- page 13, line 303: consider re-wording "such wave-driving should be resolved" to be more precise: the planetary waves, which we know are the major contributor to stratospheric wave driving, are definitely resolved in the models, also synoptic wave activity, which plays a role around e.g. the subtropical jet is also resolved. Maybe you rather mean "well represented" rather than "resolved"? Could change to e.g. "the wave driving by planetary and synoptic waves is resolved, and its representation is dependent upon... "
- page 14, line 306: what does "long-term coupling" refer to here? I suspect coupling on the sub-seasonal time-scales?
- page 14, line 309 ff / Fig. 5: The analysis of heat fluxes as a proxy of wave activity in the stratosphere is a good metric and valuable addition to simply looking at the polar vortex in order to get at the process representation. However, I have some concerns with how the diagnostics are used / discussed here. In particular, the "map" of heat fluxes reveals "two centers of action" (line 313). This pattern simply emerges because (as is well known) the wave activity is dominated by planetary waves, in particular it is wavenumber 2 that is showing up here. Therefore, I would argue that the representation of the fluxes as a map, and even more so the averaging over only one segment of the map is rather meaningless. Indeed, heat or momentum fluxes are only meaningful when averaged over the scale of the dynamical feature (the wave) they are connected with (here the planetary wave 1 and 2), i.e. the zonal average should be considered. If the geographic information (latitude of maximum amplitude, or phase of the wave) of the wave is of interest, a better quantify would be geopotential height anomalies. Therefore, I'd strongly recommend to drop the averages over the segments, and focus on the wavenumber 1 and 2 zonal averages, as it is done in the lower panel. In this light the statement in line 327 ("have small biases near 0, indicating that on a global scale, the regional biases tend to cancel") is misleading: yes, the values over the zonal mean are smaller compared to the regional average, but this is because you average over the phases of the wave (as it should be done). Whether the values are "small" is not a question of comparing them to the values from the segments above, but how they compare to the mean value from ERAI.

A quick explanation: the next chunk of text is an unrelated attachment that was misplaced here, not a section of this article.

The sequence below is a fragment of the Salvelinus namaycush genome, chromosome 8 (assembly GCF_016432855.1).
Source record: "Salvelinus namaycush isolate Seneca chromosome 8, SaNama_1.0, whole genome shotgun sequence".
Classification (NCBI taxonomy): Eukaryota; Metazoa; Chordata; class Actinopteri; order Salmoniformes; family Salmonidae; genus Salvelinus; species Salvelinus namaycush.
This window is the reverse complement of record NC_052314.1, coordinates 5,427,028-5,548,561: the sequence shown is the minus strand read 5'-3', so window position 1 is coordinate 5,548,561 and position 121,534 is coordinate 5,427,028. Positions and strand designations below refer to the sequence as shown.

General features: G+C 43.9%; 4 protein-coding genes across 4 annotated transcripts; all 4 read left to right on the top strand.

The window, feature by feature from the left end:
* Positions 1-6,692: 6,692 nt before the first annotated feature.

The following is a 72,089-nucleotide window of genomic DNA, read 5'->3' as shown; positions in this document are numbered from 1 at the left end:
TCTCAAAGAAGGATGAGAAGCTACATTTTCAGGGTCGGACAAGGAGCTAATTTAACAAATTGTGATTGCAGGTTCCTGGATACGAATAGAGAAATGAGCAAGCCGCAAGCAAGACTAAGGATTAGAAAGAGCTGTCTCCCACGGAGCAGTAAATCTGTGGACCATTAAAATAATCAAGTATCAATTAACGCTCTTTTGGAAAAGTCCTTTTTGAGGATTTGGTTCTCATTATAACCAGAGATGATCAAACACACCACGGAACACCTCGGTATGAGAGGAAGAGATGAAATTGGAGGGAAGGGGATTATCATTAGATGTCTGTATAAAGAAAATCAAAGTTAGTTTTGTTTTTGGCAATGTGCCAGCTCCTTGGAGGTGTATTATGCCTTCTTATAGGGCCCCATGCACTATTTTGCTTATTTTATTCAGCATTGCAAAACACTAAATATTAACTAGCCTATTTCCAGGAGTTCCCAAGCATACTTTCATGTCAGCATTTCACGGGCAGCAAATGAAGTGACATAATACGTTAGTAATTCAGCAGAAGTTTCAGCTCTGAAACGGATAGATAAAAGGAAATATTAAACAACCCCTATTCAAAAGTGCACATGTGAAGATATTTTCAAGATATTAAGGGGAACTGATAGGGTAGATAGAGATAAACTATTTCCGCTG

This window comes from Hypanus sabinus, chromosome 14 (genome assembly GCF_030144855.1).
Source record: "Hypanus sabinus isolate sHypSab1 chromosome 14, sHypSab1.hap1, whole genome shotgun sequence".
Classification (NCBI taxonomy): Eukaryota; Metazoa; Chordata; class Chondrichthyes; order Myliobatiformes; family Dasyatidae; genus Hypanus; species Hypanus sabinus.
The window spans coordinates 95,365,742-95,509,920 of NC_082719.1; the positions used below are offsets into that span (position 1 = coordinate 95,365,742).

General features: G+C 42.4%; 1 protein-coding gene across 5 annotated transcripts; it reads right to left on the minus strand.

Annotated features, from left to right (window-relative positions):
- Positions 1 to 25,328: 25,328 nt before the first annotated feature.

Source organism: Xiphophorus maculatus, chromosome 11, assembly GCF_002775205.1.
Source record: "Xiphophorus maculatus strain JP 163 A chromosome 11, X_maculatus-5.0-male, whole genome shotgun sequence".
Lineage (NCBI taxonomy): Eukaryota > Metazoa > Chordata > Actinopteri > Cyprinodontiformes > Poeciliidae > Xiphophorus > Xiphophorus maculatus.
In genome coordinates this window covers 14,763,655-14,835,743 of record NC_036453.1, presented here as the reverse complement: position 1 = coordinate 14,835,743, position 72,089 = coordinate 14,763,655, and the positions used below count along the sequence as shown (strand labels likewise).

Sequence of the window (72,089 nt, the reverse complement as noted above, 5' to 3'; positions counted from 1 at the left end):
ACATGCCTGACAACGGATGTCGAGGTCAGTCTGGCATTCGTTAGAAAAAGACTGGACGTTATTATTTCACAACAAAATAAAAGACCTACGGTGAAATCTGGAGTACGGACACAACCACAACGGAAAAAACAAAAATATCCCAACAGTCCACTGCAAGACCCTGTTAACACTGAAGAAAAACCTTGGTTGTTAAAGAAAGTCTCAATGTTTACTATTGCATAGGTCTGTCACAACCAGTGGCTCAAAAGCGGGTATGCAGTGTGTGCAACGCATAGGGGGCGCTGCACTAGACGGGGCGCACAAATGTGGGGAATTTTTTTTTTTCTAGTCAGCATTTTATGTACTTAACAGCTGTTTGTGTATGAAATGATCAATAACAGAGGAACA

- page 16, line 351: As stated, in particular for the strong vortex events, much of the deviations might arise from the fixed threshold. I wounder whether this metric then rather measures the mean vortex biases then the ability of a model to produce extremes, in particular for the strong vortex events (for SSW it is different, because a "0 m/s" threshold is a dynamically meaningfull value - it inhibits planetary wave propagation. For a strong vortex, no such fixed dynamical threshold exists). Have you considered using a model-dependent threshold that might be based on a specific percentile?